Yes. He did it. He’s almost there now. I see as he splashes the water around with his muscular arms. The tips of his fingers were tinted icy blue, and his battered clothes stuck to his skin like a glove. Just a few more meters left. I smiled tenderly as I saw my child making his way to freedom.
This story goes a long way back in time, back when sailors were my children. No one cares about Mother Earth anymore. The once vibrant forests are now robbed of their green robes. Wars have created open wounds and ugly scars with a mystery of when they will heal. The once azure oceans are now choked with a nauseating tinge of brown. My children had long forgotten me. The world is a cruel place, and I grew up to learn that not everything is unicorns and rainbows, as it used to be. Modernity has reformed genuine smiles into forced grins, flowers into swords and innocent faces into bloody ones.
The person I see is Stanislav Vasilyevich Kurilov, with a lean figure and ocean blue eyes. He was once your average oceanographer, just with the dream of travelling across the seven seas. He dreamed of accomplishing this since he was at a young age. However, a few years later, he had to learn swimming in secret because he was strictly forbidden to feel the refreshing velvety blanket against the palm of his hand by his parents, for they feared his freedom. The poor lad vividly remembers the image of his family doctor telling him about his vision problems, further breaking the next rung in his ladder of career. He never lost hope, though. The courageous young man managed to fix that rung and climbed further, joining the Institute of Oceanology. But his troubles did not end yet. Stanislav almost gave up and believed that maybe he wasn’t meant to achieve his dreams. He wanted to start a new life. Soviet Union’s boundaries forbid him from even thinking about what he loved, the endless glimmering waves of aqua paradise. He came to resent the Soviet State, even more, when he was refused a passport so that he wouldn’t go on an underwater project with his friends.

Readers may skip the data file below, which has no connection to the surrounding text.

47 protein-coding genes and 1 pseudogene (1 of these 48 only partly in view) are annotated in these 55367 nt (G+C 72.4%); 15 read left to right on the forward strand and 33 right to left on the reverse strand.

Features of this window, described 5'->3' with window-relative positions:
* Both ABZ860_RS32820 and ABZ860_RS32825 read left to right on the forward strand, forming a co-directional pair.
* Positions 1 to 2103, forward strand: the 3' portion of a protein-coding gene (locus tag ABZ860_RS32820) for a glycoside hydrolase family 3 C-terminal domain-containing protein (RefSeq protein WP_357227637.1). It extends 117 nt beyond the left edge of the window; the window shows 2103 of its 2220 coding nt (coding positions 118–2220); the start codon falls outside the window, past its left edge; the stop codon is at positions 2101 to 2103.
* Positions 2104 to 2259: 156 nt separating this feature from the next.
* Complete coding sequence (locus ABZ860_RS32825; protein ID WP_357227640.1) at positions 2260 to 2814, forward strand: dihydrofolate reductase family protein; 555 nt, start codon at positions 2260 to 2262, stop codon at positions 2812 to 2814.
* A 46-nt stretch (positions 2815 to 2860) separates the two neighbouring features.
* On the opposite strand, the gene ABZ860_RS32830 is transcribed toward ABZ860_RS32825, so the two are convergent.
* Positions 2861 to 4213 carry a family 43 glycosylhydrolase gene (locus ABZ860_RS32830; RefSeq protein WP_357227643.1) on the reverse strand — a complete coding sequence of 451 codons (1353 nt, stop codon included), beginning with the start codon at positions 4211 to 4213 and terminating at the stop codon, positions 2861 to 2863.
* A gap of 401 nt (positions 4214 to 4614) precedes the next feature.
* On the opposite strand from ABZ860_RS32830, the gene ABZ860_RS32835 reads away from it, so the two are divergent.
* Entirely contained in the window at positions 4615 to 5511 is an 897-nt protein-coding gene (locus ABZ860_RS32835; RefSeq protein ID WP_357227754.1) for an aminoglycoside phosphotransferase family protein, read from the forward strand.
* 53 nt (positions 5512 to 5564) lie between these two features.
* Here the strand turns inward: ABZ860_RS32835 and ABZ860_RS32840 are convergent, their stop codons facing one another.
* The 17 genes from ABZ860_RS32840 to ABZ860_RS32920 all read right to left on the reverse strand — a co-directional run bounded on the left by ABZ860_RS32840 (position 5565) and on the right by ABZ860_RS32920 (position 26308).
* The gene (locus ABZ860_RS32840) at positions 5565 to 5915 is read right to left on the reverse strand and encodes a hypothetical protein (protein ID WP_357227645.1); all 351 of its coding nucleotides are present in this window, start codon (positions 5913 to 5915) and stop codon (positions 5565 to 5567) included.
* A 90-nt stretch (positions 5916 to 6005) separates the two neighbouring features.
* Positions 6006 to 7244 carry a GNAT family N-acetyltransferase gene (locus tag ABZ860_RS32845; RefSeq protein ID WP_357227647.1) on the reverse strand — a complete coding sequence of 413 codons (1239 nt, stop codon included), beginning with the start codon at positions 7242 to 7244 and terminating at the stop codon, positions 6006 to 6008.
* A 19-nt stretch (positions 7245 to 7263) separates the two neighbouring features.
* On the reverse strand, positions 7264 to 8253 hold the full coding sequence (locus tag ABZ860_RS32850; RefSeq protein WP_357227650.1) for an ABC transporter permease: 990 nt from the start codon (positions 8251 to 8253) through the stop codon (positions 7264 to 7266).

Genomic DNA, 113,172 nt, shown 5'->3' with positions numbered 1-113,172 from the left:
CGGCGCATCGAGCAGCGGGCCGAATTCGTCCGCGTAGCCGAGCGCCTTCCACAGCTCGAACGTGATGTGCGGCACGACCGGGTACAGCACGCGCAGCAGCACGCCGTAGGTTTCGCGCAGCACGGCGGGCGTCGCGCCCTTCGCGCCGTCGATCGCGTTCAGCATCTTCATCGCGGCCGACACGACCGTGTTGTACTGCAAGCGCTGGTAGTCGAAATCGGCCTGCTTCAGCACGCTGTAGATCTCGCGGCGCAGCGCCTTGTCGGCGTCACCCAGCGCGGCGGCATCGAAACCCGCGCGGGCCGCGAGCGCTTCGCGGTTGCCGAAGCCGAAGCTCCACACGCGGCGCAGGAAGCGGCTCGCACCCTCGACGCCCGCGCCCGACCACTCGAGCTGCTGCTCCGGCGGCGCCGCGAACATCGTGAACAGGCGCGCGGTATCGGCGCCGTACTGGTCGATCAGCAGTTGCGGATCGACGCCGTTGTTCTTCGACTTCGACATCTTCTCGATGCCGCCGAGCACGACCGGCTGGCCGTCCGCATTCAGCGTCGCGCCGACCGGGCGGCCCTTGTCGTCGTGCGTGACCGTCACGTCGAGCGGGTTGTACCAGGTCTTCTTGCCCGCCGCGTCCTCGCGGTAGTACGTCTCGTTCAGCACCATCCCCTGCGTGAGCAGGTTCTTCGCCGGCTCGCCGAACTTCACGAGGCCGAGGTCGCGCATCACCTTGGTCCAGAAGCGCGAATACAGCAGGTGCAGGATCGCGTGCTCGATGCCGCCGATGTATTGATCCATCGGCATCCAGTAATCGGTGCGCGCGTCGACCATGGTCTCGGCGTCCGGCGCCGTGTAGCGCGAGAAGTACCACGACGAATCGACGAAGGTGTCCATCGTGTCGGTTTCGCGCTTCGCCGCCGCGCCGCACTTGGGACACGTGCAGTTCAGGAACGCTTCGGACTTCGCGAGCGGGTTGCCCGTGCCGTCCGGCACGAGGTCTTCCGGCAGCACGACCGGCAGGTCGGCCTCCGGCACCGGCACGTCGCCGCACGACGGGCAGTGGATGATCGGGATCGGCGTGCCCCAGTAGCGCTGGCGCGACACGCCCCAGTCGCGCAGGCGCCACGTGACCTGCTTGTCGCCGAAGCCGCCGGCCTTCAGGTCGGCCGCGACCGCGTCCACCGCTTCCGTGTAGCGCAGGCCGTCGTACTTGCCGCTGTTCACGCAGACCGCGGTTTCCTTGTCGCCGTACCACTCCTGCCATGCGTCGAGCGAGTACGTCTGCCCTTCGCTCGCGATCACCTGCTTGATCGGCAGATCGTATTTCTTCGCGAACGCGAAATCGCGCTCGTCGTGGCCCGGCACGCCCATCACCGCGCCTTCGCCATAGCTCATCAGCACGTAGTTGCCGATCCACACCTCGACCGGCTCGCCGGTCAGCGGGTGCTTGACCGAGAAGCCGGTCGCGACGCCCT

However, as they say, “When one door closes, another one opens.” Stanislav soon noticed a ray of light in his world of black. A cruise liner was set beautifully on the shore near his abode as if it were waiting for him. The words “Cruise From The Winter Into The Summer” were engraved neatly on the golden wood, giving a hint of a dim white glow. Stanislav gazed at it through his dusty window until he knew what he had to do. He wasn’t a cartographer, but he rushed forward to study his map-filled wall, letting every bit of information sink in. His finger lingered over the Philippine Sea. He decided to jump off the coast of Siargao Island, the nearest island he could land on. Little did he know destiny had one last surprise for him.